Welcome home, team. Another luxuriously appointed, Ferrari leather-clad episode of boxing’s tastiest weekly morsel, The Sunday Brunch is about to be served. 15 amazingly attentive waiters will sweep the dining room and tend to your every outrageous whim. On tap for today, a mega-bout looms large. We take a look at the key players and talk some analytics. We are the company who brought you the post 9/11 “Terrorist Hunting Permit” stickers. With that being said, I gave you your instructions in the dressing room; what I say you must obey – Cuidate, escucha me, toca los manos y buena suerte…Let’s get it on!
In less than two weeks’ time on September the 14th, the MGM Grand Garden Arena in Las Vegas, Nevada will host perhaps the biggest blockbuster fight of the decade thus far. Floyd “Money” Mayweather will look to defend his undefeated record and his status as the sport’s top fighter when he takes on 23 year-old Saul “Canelo” Alvarez for the unified championship at junior middleweight. The bout will take place at a catch weight of 152 pounds, allegedly proposed by Canelo’s camp and later accepted by Mayweather’s.
At the manditory WBC 30-day weigh-in, Saul Alvarez tipped the scales close to the maximum 10% of the agreed upon limit at 166.8, or nearly super middleweight. Floyd Mayweather, always in top form, barely cracked the 150 pound mark. What this means is that Canelo will have to work on dropping nearly 15 pounds during his stay at Big Bear Camp while working on his normal preparations, while Mayweather will only have to work on his usual routines. Due to Alvarez’s young age, I don’t see this being a problem for him come fight night. Canelo will likely rehydrate big and out-weigh Money by around 19 pounds.
2013 has been amazing in terms of quality fights, but having two undefeated superstars in the main event and possessing a likely nuclear bomb of an undercard, this promotion may quite possibly shatter Pay-Per-View sales records.
The record in question is Floyd Mayweather’s 2007 showdown with then PPV king, Oscar De La Hoya. That event came to sell a record breaking 19 million dollars from the live gate alone. The fight itself sold in excess of 2.5 million buys – a staggering 135 (+/-) million dollars in revenue.
The move to accept the fight two pounds south of the junior middleweight limit can very well be a wise play for Floyd Mayweather. In his last fight, Mayweather registered a nearly perfect performance versus Robert Guerrero over 12 rounds (landing 60% of his power and connecting almost double Guerrero’s figures) , but the bout sold less than what was expected, only creating around 870 million dollars in Pay-Per-View sales.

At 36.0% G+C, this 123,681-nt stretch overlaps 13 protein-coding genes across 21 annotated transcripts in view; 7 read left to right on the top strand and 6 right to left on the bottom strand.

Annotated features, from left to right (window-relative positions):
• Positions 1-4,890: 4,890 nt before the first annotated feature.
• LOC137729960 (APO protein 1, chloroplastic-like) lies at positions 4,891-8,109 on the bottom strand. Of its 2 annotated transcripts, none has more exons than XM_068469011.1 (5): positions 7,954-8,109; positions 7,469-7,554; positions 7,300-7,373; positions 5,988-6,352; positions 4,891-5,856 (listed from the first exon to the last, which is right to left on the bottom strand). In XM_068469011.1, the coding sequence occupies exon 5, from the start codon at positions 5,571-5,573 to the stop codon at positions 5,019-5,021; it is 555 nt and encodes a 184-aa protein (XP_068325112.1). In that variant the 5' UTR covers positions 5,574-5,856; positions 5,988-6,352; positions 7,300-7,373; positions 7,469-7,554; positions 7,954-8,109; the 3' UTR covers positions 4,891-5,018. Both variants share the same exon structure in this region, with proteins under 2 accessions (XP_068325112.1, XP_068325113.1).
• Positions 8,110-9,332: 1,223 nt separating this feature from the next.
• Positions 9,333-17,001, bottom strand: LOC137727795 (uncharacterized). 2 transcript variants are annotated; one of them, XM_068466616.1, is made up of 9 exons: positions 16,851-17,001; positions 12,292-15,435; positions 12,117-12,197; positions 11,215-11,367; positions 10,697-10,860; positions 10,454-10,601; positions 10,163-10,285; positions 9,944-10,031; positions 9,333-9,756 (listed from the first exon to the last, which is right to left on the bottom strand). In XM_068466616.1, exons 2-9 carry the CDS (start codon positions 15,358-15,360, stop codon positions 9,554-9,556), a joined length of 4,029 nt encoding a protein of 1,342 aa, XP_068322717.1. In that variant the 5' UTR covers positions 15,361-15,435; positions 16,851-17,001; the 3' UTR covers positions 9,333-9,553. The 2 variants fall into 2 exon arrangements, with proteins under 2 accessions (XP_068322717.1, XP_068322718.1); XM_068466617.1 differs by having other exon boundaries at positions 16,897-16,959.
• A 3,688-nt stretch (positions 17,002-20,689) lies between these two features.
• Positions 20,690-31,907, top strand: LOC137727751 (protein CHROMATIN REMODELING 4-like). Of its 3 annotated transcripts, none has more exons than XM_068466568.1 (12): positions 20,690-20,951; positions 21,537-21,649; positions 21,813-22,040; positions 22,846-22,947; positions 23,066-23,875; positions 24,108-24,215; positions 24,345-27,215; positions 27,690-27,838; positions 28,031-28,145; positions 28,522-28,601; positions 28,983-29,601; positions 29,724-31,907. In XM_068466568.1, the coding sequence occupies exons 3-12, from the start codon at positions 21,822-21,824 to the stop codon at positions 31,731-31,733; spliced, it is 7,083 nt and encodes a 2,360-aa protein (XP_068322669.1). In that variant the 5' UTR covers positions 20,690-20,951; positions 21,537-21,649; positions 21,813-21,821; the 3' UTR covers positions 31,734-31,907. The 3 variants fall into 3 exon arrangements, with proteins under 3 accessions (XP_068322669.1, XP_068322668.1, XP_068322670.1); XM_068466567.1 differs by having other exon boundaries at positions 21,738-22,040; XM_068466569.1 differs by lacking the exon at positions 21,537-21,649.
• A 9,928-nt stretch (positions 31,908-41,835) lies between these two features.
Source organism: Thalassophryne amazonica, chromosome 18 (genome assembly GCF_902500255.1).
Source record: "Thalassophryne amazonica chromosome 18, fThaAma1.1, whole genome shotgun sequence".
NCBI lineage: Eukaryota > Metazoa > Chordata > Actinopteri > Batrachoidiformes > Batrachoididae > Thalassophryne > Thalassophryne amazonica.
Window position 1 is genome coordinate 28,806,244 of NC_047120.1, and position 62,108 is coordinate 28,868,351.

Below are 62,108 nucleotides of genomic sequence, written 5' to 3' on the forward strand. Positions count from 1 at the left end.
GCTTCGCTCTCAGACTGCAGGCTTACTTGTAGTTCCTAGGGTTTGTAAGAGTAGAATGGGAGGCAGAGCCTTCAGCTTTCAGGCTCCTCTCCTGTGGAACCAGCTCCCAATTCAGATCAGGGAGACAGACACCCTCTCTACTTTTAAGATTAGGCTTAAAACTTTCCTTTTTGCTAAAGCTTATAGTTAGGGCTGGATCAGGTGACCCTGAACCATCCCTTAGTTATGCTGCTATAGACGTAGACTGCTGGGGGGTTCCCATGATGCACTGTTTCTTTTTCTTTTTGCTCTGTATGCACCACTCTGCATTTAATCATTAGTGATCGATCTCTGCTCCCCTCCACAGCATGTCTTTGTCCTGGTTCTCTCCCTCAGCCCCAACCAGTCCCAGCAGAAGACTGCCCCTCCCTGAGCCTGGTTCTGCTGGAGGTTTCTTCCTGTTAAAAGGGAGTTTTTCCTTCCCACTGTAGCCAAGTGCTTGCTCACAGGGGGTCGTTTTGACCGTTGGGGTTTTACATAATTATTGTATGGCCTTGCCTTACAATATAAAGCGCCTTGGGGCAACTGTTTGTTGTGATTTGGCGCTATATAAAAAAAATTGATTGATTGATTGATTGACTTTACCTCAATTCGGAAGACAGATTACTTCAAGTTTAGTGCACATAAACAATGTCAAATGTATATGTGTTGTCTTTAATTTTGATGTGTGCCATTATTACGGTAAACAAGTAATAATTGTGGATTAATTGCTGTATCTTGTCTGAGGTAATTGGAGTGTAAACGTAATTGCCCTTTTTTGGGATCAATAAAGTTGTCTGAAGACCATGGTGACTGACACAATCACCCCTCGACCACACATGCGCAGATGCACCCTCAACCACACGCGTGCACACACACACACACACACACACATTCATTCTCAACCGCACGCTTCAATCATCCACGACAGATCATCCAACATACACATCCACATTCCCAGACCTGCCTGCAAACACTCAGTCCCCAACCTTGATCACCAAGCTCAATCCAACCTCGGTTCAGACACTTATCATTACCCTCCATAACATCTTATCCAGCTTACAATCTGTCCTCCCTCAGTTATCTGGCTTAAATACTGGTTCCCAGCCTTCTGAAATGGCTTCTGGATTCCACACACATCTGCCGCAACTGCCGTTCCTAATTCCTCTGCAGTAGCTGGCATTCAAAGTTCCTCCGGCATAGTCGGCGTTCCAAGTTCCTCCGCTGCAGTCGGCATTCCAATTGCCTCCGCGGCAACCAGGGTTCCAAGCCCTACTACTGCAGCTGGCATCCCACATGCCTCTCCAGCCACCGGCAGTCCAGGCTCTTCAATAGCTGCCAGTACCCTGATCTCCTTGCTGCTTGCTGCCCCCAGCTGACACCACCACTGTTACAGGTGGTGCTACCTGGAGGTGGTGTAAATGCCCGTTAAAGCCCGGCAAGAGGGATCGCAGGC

With the enormous following Saul Alvarez brings with him, attracting both casual and educated boxing fans on both sides of the boarder, a likelihood of a broken PPV record is much higher than has been the case in many of Floyd Mayweather’s recent fights.
The logic here is that since having a lower value than expected in his first fight for Showtime, Mayweather can easily make up the slack by taking an extremely high profile match like this one with Canelo Alvarez, who has a massive Mexican fan base (Canelo’s last fight was against Austin Trout and over 40,000 fans showed up to the Alamodome to support him). While Alvarez has never headlined his own PPV, he has been on the undercard on several of Floyd Mayweather’s. Look for an overwhelming contingency of diehard Mexican supporters to flood the MGM Grand and surrounding closed-circuit bars come September 14.
Another point worth mentioning is that this fight is taking place within the same year as Mayweather’s last match (something he hasn’t done since 07’). The lack of a lull between fights is almost always beneficial to keeping a fighter’s skills honed, though with Floyd Mayweather, that has yet to be the case – even with his well-documented layoffs.
The two fighters also have an enormous age gap between them. Alvarez just turned 23 in July while Mayweather is midway through being 36 years-old. The timing of this fight feels well thought-out, however. Wait any longer and Mayweather risks his reflexes eroding due to age, while Alvarez would further grow into his prime, gain experience and perhaps even cultivate more confidence than he already has. If this bout was penciled in earlier, perhaps the overwhelming notion would be that Canelo was too green for this caliber of opponent and event. I feel that this will be a step beyond what the young Alvarez has faced thus far, Mayweather will offer angles and looks that Canelo has not seen in person.
This match will ultimately boil down to experience. While Canelo will bring many advantages with him into the ring, at this time he is lacking the top tier exposure that comes from spending many years grinding at the highest level of the sport.
Floyd Mayweather will take a few rounds to adjust, possibly tasting Saul Alvarez’s ripping combinations in the process, but after four rounds have passed, Saul will begin to have a bewildered, frustrated and bloodied look on his face. Watch for Floyd to reopen the cut Canelo sustained in the Shane Mosley fight around midway through the contest. Mayweather will press the action and try to stop Alvarez in the 11th round but will be unable to drop the larger man. Floyd Mayweather by wide UD.
Thanks so much for joining us this week, next time we’ll be taking a look at the Showtime All-Access Floyd Mayweather Saul Alvarez documentary leading up to the big fight. We’ll talk strategy and I’ll tell you what I’ve noticed from this past week. Take care to dry your hair before going outside if there are snow conditions. I know the urge to put a huge amount of Aqua Net in your hair while it’s still wet and go outside to create helmet hair is almost irresistible, but trust me – don’t do it. Sante.